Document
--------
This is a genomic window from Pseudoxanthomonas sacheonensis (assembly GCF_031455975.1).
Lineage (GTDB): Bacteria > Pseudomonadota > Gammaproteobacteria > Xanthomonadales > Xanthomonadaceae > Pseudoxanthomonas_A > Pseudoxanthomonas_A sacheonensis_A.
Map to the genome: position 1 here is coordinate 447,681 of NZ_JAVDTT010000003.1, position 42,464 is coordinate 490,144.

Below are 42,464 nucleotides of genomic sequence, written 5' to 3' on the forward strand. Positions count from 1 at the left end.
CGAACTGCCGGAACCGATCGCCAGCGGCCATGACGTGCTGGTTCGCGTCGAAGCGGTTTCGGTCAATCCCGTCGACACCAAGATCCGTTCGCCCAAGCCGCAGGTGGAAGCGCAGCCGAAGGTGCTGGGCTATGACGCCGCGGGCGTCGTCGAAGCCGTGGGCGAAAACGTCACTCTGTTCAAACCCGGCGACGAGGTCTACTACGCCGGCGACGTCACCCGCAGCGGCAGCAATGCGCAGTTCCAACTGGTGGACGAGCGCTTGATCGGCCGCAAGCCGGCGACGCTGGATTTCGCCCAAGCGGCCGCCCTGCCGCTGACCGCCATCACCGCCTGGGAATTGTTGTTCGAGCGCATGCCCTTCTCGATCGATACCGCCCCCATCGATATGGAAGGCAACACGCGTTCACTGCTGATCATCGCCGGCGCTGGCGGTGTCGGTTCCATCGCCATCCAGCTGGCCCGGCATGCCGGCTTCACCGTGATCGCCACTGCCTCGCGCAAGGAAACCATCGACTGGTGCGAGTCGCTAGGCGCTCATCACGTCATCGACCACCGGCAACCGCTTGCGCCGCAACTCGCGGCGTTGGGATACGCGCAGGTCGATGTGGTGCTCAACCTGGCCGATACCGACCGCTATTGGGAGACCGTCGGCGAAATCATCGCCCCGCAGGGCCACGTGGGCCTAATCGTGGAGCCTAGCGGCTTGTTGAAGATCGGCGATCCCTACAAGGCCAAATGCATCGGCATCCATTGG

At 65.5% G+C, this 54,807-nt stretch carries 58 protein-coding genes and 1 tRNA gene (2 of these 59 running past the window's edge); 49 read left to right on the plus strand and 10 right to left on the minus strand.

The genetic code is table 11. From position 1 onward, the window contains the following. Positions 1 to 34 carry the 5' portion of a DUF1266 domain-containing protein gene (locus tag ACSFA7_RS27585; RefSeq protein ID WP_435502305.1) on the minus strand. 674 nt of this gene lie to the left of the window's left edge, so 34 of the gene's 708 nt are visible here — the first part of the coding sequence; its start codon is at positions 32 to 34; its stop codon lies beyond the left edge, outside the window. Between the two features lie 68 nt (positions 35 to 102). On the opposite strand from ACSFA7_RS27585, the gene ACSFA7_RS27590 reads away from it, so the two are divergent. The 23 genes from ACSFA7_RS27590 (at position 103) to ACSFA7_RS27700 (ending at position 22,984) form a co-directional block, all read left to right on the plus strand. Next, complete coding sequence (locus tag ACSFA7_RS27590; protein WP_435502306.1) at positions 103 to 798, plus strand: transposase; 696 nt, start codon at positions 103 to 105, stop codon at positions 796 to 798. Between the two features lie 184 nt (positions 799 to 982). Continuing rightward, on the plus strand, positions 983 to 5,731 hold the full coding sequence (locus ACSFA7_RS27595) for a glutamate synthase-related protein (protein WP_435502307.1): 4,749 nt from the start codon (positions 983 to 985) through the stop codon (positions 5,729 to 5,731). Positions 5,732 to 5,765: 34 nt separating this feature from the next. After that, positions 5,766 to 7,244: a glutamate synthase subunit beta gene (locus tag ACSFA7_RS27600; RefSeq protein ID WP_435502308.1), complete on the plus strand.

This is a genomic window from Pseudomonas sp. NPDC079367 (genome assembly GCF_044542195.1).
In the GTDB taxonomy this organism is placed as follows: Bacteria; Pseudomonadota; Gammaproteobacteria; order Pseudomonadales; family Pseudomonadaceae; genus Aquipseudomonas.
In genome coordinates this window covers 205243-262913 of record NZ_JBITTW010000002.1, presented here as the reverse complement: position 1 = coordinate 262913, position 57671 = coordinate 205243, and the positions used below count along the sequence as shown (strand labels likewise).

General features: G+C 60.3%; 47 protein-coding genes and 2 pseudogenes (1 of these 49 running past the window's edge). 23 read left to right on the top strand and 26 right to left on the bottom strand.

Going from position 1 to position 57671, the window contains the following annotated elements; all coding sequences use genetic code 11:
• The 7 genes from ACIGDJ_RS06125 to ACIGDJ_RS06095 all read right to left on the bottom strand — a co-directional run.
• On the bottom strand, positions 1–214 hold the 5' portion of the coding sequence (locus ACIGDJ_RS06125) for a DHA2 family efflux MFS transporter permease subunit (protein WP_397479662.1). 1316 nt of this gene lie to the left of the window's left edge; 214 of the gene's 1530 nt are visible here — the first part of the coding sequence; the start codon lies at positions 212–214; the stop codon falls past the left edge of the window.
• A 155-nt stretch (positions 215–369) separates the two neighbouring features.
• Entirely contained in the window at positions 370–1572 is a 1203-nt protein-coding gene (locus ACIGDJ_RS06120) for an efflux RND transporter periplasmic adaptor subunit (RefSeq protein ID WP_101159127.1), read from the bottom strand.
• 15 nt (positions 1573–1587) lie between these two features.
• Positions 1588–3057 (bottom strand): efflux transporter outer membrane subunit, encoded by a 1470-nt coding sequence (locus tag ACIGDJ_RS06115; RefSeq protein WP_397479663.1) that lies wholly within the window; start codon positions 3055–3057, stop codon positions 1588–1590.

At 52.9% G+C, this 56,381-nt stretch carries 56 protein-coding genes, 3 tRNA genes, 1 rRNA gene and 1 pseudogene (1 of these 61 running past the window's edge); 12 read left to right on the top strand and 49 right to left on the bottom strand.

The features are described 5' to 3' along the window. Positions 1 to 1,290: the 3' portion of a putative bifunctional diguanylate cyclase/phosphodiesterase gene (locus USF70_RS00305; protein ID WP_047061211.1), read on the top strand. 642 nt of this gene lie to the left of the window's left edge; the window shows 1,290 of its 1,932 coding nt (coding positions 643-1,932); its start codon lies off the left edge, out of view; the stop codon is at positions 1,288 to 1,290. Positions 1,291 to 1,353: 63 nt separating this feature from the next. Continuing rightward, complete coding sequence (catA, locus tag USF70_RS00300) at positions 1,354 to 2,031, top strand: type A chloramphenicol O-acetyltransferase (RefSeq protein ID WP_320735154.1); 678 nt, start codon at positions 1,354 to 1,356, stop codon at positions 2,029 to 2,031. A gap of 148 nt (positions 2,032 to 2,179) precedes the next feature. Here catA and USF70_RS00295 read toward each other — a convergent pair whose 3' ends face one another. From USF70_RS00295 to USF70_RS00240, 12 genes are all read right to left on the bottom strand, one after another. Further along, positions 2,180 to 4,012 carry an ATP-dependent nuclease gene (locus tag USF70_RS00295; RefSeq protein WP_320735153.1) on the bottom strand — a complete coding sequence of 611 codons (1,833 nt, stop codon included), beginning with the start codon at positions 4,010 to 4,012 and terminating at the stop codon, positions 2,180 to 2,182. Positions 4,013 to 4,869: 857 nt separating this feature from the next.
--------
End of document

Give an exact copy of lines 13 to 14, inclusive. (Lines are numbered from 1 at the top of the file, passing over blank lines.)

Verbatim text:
• The 7 genes from ACIGDJ_RS06125 to ACIGDJ_RS06095 all read right to left on the bottom strand — a co-directional run.
• On the bottom strand, positions 1–214 hold the 5' portion of the coding sequence (locus ACIGDJ_RS06125) for a DHA2 family efflux MFS transporter permease subunit (protein WP_397479662.1). 1316 nt of this gene lie to the left of the window's left edge; 214 of the gene's 1530 nt are visible here — the first part of the coding sequence; the start codon lies at positions 212–214; the stop codon falls past the left edge of the window.